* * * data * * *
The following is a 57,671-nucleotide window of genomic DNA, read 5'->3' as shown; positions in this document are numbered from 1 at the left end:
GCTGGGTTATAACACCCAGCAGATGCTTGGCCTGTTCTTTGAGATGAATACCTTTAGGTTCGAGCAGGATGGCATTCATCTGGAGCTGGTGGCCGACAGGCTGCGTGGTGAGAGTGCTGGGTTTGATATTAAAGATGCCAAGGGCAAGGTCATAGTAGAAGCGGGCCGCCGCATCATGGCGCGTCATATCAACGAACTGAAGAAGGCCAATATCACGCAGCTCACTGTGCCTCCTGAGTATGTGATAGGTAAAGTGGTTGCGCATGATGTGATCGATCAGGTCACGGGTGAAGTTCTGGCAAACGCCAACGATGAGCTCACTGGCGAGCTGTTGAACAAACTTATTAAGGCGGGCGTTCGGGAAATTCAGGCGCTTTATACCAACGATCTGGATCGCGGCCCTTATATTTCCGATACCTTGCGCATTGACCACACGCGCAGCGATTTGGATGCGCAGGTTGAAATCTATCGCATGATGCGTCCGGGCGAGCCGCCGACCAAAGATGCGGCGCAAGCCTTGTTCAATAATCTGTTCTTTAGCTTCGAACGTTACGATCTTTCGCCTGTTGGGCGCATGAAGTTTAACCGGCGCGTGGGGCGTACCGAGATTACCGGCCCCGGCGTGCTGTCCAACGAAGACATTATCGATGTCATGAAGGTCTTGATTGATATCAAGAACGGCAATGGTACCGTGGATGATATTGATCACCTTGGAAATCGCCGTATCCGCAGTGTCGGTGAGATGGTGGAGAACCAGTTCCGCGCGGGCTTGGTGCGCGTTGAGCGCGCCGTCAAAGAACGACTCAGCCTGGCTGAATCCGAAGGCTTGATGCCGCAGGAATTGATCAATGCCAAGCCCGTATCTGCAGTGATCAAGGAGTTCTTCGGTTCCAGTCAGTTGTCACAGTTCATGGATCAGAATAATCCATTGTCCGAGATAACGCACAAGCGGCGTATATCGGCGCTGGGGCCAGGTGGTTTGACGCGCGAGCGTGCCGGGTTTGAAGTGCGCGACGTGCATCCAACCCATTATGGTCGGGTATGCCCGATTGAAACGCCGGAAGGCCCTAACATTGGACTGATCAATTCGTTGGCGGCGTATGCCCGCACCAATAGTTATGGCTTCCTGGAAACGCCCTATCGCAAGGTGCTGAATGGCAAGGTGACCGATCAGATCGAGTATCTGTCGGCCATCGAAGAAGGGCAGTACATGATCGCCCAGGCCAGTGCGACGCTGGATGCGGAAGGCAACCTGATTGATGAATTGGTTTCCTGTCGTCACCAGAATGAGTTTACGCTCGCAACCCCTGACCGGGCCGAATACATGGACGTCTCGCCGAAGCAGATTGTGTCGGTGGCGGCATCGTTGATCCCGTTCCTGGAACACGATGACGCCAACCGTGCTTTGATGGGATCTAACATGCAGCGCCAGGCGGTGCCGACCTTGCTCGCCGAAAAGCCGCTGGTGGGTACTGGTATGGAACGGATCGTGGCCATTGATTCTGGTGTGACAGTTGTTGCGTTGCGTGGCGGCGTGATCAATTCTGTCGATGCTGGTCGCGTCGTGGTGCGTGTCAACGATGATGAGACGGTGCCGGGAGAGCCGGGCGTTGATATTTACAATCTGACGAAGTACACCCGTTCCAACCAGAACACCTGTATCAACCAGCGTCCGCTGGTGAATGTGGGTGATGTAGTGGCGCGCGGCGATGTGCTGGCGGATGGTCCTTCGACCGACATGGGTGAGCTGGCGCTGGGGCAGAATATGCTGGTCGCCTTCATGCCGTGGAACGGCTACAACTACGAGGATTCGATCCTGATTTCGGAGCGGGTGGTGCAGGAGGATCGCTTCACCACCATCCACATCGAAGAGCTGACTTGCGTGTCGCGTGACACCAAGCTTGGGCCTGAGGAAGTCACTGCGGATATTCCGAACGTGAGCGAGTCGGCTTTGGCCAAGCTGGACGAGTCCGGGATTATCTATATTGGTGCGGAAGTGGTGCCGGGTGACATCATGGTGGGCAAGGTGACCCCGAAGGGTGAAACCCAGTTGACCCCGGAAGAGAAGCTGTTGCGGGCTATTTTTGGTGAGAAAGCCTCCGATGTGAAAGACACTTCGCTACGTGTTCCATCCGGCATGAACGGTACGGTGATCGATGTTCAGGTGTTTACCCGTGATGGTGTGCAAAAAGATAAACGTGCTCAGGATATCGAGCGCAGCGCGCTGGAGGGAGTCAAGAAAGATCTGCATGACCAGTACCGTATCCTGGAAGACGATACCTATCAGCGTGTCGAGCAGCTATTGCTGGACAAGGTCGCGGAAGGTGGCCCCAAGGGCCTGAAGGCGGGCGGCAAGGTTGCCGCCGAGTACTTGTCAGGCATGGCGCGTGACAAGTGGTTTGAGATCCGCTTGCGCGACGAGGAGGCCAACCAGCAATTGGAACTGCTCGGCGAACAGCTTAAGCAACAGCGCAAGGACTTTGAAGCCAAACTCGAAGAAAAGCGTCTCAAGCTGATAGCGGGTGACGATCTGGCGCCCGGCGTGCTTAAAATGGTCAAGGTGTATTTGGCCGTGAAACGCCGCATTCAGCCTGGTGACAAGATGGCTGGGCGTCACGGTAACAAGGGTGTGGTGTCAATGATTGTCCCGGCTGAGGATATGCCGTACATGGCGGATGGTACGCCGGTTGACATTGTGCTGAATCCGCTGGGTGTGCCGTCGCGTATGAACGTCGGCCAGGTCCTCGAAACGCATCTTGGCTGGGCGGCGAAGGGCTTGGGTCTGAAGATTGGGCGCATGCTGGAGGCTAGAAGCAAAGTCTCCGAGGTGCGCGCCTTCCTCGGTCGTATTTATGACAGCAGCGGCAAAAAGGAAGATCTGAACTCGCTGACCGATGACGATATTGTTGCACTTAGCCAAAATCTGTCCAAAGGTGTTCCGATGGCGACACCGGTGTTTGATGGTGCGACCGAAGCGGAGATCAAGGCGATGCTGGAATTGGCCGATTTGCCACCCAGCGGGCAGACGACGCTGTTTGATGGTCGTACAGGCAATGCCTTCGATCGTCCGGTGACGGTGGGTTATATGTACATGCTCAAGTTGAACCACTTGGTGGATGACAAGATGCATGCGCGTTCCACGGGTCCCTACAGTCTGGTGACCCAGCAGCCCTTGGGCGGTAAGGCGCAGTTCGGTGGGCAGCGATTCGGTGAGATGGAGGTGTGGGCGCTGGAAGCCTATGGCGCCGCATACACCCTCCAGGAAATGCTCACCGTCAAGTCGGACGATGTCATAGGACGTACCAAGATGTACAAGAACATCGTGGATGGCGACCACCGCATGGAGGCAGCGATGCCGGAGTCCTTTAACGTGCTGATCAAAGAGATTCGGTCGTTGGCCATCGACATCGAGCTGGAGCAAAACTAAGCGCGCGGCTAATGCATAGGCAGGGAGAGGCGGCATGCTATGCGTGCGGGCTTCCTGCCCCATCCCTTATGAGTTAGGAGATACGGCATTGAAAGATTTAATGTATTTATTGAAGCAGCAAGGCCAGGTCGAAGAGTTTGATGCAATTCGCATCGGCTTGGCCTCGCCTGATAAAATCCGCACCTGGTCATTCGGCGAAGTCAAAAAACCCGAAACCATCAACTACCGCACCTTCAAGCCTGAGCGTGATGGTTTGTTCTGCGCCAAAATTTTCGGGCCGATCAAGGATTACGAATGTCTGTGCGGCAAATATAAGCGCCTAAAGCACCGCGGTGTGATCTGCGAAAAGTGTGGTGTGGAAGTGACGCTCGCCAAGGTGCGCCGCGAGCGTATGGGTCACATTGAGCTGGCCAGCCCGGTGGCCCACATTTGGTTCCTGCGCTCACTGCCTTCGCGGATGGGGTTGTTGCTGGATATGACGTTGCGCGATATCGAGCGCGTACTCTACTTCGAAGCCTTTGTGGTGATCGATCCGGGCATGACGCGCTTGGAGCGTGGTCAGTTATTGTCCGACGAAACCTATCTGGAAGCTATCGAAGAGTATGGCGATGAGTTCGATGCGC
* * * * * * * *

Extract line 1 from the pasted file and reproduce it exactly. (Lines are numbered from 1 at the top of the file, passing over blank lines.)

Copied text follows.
The following is a 57,671-nucleotide window of genomic DNA, read 5'->3' as shown; positions in this document are numbered from 1 at the left end: